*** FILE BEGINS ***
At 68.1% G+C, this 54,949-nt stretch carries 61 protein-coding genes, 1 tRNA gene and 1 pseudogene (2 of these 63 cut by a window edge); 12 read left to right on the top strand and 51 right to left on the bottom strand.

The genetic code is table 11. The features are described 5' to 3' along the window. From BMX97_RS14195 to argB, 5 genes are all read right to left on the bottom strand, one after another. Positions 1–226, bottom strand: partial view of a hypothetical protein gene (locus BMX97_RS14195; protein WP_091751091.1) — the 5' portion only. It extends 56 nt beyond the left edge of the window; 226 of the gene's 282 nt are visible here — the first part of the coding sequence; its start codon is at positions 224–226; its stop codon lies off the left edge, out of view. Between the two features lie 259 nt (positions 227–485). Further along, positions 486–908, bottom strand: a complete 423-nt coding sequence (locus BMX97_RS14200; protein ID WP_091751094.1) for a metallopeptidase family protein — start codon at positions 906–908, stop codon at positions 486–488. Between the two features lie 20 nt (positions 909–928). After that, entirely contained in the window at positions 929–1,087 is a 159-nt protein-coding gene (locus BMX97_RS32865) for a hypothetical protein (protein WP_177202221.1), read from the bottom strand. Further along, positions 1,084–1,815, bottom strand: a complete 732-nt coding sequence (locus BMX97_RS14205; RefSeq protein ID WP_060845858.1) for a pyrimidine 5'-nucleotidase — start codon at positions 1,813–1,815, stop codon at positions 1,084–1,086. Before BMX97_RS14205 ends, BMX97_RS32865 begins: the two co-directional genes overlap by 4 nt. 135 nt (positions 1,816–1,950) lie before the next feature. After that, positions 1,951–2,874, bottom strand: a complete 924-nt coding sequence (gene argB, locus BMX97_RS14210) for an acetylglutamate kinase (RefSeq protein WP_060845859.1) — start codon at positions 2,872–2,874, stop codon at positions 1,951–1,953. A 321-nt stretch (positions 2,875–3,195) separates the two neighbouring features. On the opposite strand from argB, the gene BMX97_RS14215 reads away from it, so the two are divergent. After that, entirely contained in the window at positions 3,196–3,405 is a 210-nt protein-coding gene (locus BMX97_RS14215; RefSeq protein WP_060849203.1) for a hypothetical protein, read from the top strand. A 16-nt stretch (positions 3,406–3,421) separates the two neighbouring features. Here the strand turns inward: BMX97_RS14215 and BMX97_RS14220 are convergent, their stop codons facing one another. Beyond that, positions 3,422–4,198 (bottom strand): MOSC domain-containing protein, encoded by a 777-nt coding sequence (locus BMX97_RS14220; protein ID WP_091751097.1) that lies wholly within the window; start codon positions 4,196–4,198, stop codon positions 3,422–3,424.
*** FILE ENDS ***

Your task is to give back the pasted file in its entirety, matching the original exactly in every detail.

At 68.1% G+C, this 54,949-nt stretch carries 61 protein-coding genes, 1 tRNA gene and 1 pseudogene (2 of these 63 cut by a window edge); 12 read left to right on the top strand and 51 right to left on the bottom strand.

The genetic code is table 11. The features are described 5' to 3' along the window. From BMX97_RS14195 to argB, 5 genes are all read right to left on the bottom strand, one after another. Positions 1–226, bottom strand: partial view of a hypothetical protein gene (locus BMX97_RS14195; protein WP_091751091.1) — the 5' portion only. It extends 56 nt beyond the left edge of the window; 226 of the gene's 282 nt are visible here — the first part of the coding sequence; its start codon is at positions 224–226; its stop codon lies off the left edge, out of view. Between the two features lie 259 nt (positions 227–485). Further along, positions 486–908, bottom strand: a complete 423-nt coding sequence (locus BMX97_RS14200; protein ID WP_091751094.1) for a metallopeptidase family protein — start codon at positions 906–908, stop codon at positions 486–488. Between the two features lie 20 nt (positions 909–928). After that, entirely contained in the window at positions 929–1,087 is a 159-nt protein-coding gene (locus BMX97_RS32865) for a hypothetical protein (protein WP_177202221.1), read from the bottom strand. Further along, positions 1,084–1,815, bottom strand: a complete 732-nt coding sequence (locus BMX97_RS14205; RefSeq protein ID WP_060845858.1) for a pyrimidine 5'-nucleotidase — start codon at positions 1,813–1,815, stop codon at positions 1,084–1,086. Before BMX97_RS14205 ends, BMX97_RS32865 begins: the two co-directional genes overlap by 4 nt. 135 nt (positions 1,816–1,950) lie before the next feature. After that, positions 1,951–2,874, bottom strand: a complete 924-nt coding sequence (gene argB, locus BMX97_RS14210) for an acetylglutamate kinase (RefSeq protein WP_060845859.1) — start codon at positions 2,872–2,874, stop codon at positions 1,951–1,953. A 321-nt stretch (positions 2,875–3,195) separates the two neighbouring features. On the opposite strand from argB, the gene BMX97_RS14215 reads away from it, so the two are divergent. After that, entirely contained in the window at positions 3,196–3,405 is a 210-nt protein-coding gene (locus BMX97_RS14215; RefSeq protein WP_060849203.1) for a hypothetical protein, read from the top strand. A 16-nt stretch (positions 3,406–3,421) separates the two neighbouring features. Here the strand turns inward: BMX97_RS14215 and BMX97_RS14220 are convergent, their stop codons facing one another. Beyond that, positions 3,422–4,198 (bottom strand): MOSC domain-containing protein, encoded by a 777-nt coding sequence (locus BMX97_RS14220; protein ID WP_091751097.1) that lies wholly within the window; start codon positions 4,196–4,198, stop codon positions 3,422–3,424.